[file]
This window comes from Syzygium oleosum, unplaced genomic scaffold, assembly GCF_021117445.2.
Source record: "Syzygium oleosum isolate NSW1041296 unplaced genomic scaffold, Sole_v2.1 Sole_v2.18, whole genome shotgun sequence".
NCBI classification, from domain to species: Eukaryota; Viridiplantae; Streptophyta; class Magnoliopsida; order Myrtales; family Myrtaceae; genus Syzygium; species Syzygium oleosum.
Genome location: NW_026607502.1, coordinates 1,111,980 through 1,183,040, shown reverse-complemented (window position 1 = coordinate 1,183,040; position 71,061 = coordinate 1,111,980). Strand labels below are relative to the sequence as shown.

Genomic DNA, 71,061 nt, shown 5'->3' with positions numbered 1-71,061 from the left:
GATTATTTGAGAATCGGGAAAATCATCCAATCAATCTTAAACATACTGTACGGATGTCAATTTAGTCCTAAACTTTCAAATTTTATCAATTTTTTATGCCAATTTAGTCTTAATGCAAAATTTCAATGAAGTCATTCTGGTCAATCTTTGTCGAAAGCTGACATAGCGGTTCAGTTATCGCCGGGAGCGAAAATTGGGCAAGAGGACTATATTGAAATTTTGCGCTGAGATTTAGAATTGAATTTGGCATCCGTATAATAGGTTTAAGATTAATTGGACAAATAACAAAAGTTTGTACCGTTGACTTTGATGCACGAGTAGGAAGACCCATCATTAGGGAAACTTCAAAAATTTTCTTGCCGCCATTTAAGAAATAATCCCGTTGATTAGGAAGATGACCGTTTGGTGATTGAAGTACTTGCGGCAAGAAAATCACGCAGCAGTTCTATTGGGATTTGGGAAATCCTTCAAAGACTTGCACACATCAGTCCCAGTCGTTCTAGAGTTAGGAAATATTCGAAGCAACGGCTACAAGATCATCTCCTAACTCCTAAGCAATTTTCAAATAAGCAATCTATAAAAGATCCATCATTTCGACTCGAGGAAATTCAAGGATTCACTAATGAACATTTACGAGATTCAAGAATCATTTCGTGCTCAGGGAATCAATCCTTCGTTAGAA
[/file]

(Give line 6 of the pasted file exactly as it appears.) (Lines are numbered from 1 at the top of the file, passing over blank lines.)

GATTATTTGAGAATCGGGAAAATCATCCAATCAATCTTAAACATACTGTACGGATGTCAATTTAGTCCTAAACTTTCAAATTTTATCAATTTTTTATGCCAATTTAGTCTTAATGCAAAATTTCAATGAAGTCATTCTGGTCAATCTTTGTCGAAAGCTGACATAGCGGTTCAGTTATCGCCGGGAGCGAAAATTGGGCAAGAGGACTATATTGAAATTTTGCGCTGAGATTTAGAATTGAATTTGGCATCCGTATAATAGGTTTAAGATTAATTGGACAAATAACAAAAGTTTGTACCGTTGACTTTGATGCACGAGTAGGAAGACCCATCATTAGGGAAACTTCAAAAATTTTCTTGCCGCCATTTAAGAAATAATCCCGTTGATTAGGAAGATGACCGTTTGGTGATTGAAGTACTTGCGGCAAGAAAATCACGCAGCAGTTCTATTGGGATTTGGGAAATCCTTCAAAGACTTGCACACATCAGTCCCAGTCGTTCTAGAGTTAGGAAATATTCGAAGCAACGGCTACAAGATCATCTCCTAACTCCTAAGCAATTTTCAAATAAGCAATCTATAAAAGATCCATCATTTCGACTCGAGGAAATTCAAGGATTCACTAATGAACATTTACGAGATTCAAGAATCATTTCGTGCTCAGGGAATCAATCCTTCGTTAGAA